11 December 2007

Weeds and Seeds

Not a pretty sight, eh? I admit it. I became obsessed with crabgrass. After all of the clover seed I spread (and I spread a lot of it) I could not, for the life of me , figure out how this crabgrass entered the scene. Later I learned, as I mentioned in yesterday's post, that the weed seed came in with the hay. Hey!

I like to let things run on the wild-ish side and a weed is only a plant that you'd rather not have in the place where it takes root but I battled this crabgrass like my Aunt Nancy used to battle her squirrels. What I learned is that crabgrass is an extremely intelligent plant and I am not kidding. It was as if it knew when I was going to try to dig it up and propagated itself as I approached. In any event, I was finally reminded by some biodynamic landscapers that the crabgrass is just a sign of the earth healing itself. So I let that obsession go and turned my attention to the beginnings of my perennial beds.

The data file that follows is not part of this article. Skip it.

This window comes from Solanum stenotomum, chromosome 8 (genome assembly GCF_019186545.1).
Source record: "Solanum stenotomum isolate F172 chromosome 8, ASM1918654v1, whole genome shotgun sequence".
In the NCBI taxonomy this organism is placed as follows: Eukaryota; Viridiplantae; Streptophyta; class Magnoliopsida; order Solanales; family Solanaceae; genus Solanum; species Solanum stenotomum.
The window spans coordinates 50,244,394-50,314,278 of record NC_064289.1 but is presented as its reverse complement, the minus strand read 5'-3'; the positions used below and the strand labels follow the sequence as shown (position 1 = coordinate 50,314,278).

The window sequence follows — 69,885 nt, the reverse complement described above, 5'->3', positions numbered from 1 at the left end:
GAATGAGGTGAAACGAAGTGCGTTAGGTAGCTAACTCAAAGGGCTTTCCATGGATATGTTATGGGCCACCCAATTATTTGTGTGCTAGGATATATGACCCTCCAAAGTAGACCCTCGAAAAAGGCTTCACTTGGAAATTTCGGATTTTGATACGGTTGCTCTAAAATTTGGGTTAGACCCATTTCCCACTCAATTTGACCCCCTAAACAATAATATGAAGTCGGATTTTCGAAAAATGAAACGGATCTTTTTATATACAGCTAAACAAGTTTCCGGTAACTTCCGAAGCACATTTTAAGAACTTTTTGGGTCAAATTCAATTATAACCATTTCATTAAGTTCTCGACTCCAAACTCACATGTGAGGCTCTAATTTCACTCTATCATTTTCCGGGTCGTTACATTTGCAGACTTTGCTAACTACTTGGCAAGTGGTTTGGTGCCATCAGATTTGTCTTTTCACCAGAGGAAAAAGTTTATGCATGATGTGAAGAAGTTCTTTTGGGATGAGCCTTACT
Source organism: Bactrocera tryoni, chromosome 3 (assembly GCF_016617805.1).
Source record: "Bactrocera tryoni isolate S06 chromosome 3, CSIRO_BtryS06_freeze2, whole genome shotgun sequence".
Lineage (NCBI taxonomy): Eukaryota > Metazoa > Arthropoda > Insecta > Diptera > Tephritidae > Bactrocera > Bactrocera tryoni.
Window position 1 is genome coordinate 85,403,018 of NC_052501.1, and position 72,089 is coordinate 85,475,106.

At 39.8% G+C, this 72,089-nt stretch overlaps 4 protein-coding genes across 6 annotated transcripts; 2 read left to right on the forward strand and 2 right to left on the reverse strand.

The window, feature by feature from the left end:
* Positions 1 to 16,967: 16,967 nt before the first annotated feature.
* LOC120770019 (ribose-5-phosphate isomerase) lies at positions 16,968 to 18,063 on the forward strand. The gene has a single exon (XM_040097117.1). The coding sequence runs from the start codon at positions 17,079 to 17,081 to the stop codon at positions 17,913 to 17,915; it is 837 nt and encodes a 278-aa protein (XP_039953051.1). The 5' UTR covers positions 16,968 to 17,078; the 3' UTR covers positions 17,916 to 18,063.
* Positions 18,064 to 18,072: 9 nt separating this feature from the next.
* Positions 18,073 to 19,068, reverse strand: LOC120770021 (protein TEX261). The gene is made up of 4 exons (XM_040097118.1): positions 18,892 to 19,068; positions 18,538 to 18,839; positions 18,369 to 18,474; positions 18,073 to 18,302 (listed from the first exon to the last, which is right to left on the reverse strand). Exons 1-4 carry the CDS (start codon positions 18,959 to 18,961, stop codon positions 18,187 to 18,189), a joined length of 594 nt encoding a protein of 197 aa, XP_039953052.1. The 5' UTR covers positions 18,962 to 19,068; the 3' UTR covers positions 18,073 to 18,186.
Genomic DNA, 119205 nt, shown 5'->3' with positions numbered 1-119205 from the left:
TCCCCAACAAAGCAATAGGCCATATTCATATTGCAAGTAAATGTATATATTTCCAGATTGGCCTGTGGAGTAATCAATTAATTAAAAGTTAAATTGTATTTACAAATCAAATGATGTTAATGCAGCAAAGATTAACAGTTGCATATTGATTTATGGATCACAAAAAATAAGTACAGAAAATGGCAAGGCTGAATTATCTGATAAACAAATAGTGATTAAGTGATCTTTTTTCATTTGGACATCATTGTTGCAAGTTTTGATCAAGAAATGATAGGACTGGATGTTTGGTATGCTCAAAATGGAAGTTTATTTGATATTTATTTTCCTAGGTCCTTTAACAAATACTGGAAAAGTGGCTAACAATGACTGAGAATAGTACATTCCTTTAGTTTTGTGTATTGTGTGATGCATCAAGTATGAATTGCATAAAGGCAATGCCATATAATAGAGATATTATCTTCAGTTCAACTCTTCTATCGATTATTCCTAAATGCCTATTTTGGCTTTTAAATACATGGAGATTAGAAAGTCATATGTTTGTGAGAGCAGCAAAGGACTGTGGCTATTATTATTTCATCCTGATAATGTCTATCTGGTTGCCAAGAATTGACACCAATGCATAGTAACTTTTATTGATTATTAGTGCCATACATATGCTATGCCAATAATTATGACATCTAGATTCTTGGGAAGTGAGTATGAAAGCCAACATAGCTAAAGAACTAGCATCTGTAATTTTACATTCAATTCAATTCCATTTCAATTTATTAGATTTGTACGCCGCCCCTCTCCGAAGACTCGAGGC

These modest beginnings have yielded some sturdy returns and I've learned what's good for these parts and what is least likely to survive. Any sort of salvia takes off with a fertile vengeance for life. The anise hyssop makes a great party for a wide variety of bees and other colorful, happy flying bugs. You can see what I've cut back after the second summer on yesterday's My Great Day blog.

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